Deadly kiss? 

 • Henry was 18 months old when hospitalised with Respiratory Syncytial Virus. He is now two and thriving.

DON’T kiss a newborn because you could give them Respiratory Syncytial Virus, warns Tahni Baird.

The Coogee paramedic knows first-hand the dangers of RSV after her 18-month-old son Henry contracted it and was hospitalised for five days with supportive oxygen and tube feeding and lost 10 per cent of his bodyweight.

She suspects he picked it up at daycare.

Most folk have never heard of RSV, but a new report revealed it hospitalises more Australian children in their first year of life – about 12,000 on average – than any other respiratory virus, including influenza.

Baird says the number of patients she transported with RSV in 2022 was particularly high, including a nine-day-old baby she had to resuscitate.

“It may seem irresistible to kiss a newborn, however diseases such as RSV, whooping cough, flu, the common cold and even cold sores can be transmitted via kissing, and newborns are still developing their immune systems making them significantly more susceptible to illness,” she says.

“Young babies have small and narrow airways, so any inflammation from a respiratory virus can cause them to be extremely unwell and they may need breathing support. Whooping cough and RSV can kill young babies.”

So what is RSV and how can you tell it apart from a cold or flu?

“Difficulty breathing, fast and shallow breathing, lethargy and the skin between the ribs and under the diaphragm pulling in when breathing are tell tale signs of respiratory distress in young children,” Baird says.

“Excessive sleepiness and fever, cough and runny nose are all symptoms of RSV. The child might be irritable and seem very tired.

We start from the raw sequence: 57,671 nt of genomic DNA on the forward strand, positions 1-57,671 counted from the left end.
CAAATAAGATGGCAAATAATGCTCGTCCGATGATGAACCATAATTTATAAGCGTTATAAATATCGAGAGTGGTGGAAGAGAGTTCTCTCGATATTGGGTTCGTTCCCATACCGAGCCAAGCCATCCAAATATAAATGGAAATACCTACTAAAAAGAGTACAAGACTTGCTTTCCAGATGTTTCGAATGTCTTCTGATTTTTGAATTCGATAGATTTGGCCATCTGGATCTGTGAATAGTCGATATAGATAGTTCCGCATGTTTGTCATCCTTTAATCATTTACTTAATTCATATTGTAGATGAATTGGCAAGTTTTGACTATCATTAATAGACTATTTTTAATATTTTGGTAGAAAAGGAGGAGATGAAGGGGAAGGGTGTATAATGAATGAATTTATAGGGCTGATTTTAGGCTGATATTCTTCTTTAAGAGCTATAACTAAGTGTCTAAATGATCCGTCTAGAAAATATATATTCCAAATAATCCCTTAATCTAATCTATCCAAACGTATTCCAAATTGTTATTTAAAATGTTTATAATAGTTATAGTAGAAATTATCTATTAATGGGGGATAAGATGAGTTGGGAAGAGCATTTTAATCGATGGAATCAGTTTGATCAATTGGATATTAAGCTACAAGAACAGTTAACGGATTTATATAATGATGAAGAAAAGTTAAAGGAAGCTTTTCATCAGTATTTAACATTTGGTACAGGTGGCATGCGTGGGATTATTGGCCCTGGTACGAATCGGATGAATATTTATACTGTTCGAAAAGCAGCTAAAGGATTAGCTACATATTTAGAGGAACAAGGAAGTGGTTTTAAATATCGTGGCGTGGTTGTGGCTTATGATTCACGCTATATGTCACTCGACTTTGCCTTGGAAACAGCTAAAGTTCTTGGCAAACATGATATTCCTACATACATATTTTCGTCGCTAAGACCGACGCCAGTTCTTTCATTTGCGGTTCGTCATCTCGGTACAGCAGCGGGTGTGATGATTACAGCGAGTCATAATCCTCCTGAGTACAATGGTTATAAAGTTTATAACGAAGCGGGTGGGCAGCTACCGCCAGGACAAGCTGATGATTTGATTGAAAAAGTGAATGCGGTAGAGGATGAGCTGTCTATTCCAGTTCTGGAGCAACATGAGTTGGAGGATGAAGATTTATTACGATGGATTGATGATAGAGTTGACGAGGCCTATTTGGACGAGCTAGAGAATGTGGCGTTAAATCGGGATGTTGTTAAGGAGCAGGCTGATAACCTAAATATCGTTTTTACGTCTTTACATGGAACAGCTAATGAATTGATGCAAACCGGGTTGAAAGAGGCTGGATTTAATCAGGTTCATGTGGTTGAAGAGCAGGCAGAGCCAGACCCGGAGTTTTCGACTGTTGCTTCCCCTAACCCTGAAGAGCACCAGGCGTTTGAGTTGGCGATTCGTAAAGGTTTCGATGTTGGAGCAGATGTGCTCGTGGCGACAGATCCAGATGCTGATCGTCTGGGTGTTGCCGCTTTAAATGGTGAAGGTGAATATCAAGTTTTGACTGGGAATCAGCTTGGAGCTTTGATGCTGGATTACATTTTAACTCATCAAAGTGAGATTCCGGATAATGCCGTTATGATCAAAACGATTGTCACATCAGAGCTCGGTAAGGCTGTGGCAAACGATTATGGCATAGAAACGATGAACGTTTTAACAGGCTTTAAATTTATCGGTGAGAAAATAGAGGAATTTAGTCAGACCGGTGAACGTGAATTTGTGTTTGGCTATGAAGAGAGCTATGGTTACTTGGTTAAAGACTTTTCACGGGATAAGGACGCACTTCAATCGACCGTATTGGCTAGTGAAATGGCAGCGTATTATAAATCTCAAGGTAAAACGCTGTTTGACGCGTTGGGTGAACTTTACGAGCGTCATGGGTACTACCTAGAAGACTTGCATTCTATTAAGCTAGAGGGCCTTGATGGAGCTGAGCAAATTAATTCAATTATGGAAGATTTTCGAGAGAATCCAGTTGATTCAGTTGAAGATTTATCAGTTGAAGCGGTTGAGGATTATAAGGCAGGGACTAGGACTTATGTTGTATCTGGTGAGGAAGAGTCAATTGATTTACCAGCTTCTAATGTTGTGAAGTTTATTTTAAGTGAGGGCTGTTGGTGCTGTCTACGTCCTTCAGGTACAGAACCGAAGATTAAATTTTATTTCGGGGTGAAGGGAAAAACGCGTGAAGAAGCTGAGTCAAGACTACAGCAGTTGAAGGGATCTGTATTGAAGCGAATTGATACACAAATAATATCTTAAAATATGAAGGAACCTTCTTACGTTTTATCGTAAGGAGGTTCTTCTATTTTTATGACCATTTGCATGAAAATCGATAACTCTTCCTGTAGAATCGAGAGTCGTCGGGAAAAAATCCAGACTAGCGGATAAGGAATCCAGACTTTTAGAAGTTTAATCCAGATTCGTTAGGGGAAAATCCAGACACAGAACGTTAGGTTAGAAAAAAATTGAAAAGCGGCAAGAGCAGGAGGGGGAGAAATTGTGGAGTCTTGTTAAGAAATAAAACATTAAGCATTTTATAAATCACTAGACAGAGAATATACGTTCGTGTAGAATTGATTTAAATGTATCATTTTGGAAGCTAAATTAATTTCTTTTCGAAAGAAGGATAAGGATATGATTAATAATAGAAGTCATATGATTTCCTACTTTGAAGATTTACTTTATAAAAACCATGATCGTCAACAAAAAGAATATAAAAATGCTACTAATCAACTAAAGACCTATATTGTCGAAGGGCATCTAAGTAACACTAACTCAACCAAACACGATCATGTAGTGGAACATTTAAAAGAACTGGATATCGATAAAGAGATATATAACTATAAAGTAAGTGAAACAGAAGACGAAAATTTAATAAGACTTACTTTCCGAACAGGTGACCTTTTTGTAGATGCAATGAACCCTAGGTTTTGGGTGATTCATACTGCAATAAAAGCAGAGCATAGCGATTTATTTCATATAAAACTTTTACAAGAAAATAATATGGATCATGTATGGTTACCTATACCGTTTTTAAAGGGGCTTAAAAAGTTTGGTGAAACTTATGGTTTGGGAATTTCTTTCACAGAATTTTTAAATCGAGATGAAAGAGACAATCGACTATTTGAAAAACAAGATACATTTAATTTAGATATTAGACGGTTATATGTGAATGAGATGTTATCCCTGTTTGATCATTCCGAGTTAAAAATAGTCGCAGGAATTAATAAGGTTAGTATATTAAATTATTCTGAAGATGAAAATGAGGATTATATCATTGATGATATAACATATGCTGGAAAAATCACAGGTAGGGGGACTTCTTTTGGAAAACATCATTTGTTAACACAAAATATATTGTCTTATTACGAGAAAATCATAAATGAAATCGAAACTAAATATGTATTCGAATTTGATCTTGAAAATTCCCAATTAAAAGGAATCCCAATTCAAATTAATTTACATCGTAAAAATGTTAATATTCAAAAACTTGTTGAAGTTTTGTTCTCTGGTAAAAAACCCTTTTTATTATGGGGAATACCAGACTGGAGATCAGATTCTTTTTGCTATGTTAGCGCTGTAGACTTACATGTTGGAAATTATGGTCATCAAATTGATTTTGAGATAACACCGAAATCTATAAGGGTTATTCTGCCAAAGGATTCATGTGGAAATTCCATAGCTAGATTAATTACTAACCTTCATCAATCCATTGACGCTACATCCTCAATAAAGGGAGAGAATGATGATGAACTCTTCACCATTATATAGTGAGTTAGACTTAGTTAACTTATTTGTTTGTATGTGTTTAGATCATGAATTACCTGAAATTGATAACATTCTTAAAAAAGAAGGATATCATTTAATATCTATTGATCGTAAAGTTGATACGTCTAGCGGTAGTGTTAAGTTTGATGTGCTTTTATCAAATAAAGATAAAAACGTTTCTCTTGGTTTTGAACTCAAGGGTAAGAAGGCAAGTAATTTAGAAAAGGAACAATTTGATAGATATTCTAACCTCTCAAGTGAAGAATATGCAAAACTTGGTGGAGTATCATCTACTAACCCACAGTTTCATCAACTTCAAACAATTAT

“It can be difficult to separate cold and flu symptoms from RSV, however babies and toddlers with it will not get better as quickly as you would expect with a common cold and may require hospitalisation and supplementary oxygen to help them get better.”

Other symptoms associated with difficulty breathing include nasal flaring, head bopping and grunting.

The Immunisation Foundation Australia is hopeful RSV will soon become a vaccine-preventable illness. However until that occurs, the Foundation wants all Australians responsible for the wellbeing of an infant to learn more about it.

RSV can cause bronchiolitis or pneumonia, so medical care is important for infants who display severe symptoms including a high fever, shortness of breath and a greater effort to breathe.

The founder of Immunisation Foundation Australia, Catherine Hughes AM, had her baby daughter hospitalised with RSV just 18 months after her newborn son Riley tragically lost his life to whooping cough.

“The message is clear,” she says. 

“RSV is too serious and unpredictable to delay medical care. Babies and young children can deteriorate very quickly.”

RSV Awareness Week comes to a close today (Saturday June 10). To find out more see

Leave a Reply